Meanwhile, there has been an increasing buyer interest in completed units as seen in the rise of sales transactions though this remains a small proportion relative to the total new sales market. In Q2 2014, there were 33 completed new unit sales and in Q2 2015, there were 117 such units sold. Noteworthy of mention is the sales volume in the CCR market in Q2 2014 when 22 completed units were transacted and this tripled to 67 units in Q2 2015. There appears to have been a rebound of sales in completed units in the CCR.

The Rest of Central Region (RCR) also witnessed a spike in sales of completed units from 10 in Q2 2014 to 37 units in Q2 2015.


In the CCR, the new sale prices of uncompleted and completed units are on a downward trend (see Exhibit 2). This presents investors with more options. In fact, completed units are attractive because they could be immediately available for owner occupation, or can be leased to obtain immediate rental income.

In the RCR market, the gap between the average new sale prices of uncompleted and completed units is narrowing (see Exhibit 3). However, the resale market in RCR could also be interesting to look at, as the average resale prices of completed units have fallen below that of new sale prices, partly due to the rising competition from developers as more new projects are launched in RCR.

What about the Outside Central Region (OCR)?

It is observed that new sale prices of units completed fewer than three years ago have fallen significantly in H1 2015 from both H1 2014 and H2 2014 (see Exhibit 4). This could be due to some projects approaching the end of the maximum completion time allowed by the authorities, and a higher proportion of bigger units changing hands at lower per square foot prices. However, the market continues to see low transaction volumes of newly completed units in the OCR because recent launches have been extremely attractive. Some of these projects in good locations are being launched at very reasonable prices with developers keen to achieve better market absorption to move units.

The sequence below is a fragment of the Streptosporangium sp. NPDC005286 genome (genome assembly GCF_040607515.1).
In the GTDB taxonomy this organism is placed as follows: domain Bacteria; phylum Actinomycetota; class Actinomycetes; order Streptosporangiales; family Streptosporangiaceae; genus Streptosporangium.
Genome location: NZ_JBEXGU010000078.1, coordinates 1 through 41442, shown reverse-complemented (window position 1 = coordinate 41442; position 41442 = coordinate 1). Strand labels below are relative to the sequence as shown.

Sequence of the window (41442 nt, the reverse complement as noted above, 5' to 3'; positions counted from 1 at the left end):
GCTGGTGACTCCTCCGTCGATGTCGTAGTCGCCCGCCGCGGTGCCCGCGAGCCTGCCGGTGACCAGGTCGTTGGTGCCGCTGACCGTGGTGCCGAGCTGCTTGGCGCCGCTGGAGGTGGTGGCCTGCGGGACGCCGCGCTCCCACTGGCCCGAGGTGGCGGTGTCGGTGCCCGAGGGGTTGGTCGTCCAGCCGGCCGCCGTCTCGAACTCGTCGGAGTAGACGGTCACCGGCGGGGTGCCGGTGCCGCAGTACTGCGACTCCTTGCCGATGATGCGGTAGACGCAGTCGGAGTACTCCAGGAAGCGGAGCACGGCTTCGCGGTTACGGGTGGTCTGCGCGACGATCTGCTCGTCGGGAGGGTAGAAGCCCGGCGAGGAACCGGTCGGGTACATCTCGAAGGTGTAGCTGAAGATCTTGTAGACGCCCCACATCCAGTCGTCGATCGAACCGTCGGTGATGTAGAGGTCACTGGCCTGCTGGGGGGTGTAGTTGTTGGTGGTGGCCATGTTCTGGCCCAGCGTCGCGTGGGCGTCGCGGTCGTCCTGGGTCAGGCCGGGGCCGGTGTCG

In addition, these developers who had obtained their sites one to two years ago would be aware of the market softening. Besides the usual ramping up of marketing activities to bring in more human traffic to their showflats, many had gone further to ensure the attractiveness of the project, creating more efficient space allocation within a unit, and a generous suite of attractive facilities.


The tangible benefit of buying a completed unit is that one can see the finished product. Usually, developments obtaining Temporary Occupation Permit (TOP) would witness another surge of sales as prospective buyers can finally appreciate the building design, quality finishes and other thoughtful details in the development itself and within the units.

Immediate rental returns are cited earlier as a good reason for buying completed units in CCR. This also holds true for buyers who are not owner-occupiers of completed units in other locations.

Investing in Singapore's real estate could also provide foreigners from some countries a hedge against currency devaluation. This is especially so for Malaysian and Indonesian buyers, who together account for the majority of foreign buyers (including Singapore Permanent Residents) of private homes in Singapore, The Sing dollar is tipped to stay resilient against their currencies because weaknesses in commodity exports are expected to persist following the devaluation of the Chinese yuan.

Finally, prices for these completed units are competitive or even lower than uncompleted units, presenting a value proposition to different buyer groups in a tepid market. For example, institutional buyers such as funds may structure an attractive bulk purchase deal with a developer for its unsold, completed units through the assistance of a real estate agency active in the CCR. Individual buyers can also assemble themselves to make offers to developers to purchase multiple unsold completed units through syndicated buying at a bulk discount rate. They can reap their immediate rental yields by leasing these units to suitable tenants through the networks of real estate agencies. First-time buyers and upgraders benefit too when buying for owner-occupation as they can move in quickly upon purchase, cutting out waiting time and possibly save on rents which would have been incurred in leasing while waiting for the completion of newly launched units.

  • The writer is managing director of KF Property Network